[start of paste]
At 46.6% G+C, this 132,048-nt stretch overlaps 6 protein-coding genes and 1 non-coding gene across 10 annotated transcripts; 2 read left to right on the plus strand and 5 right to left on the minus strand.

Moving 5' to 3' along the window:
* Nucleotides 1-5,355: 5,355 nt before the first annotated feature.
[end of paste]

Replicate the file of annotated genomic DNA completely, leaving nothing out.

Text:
At 46.6% G+C, this 132,048-nt stretch overlaps 6 protein-coding genes and 1 non-coding gene across 10 annotated transcripts; 2 read left to right on the plus strand and 5 right to left on the minus strand.

Moving 5' to 3' along the window:
* Nucleotides 1-5,355: 5,355 nt before the first annotated feature.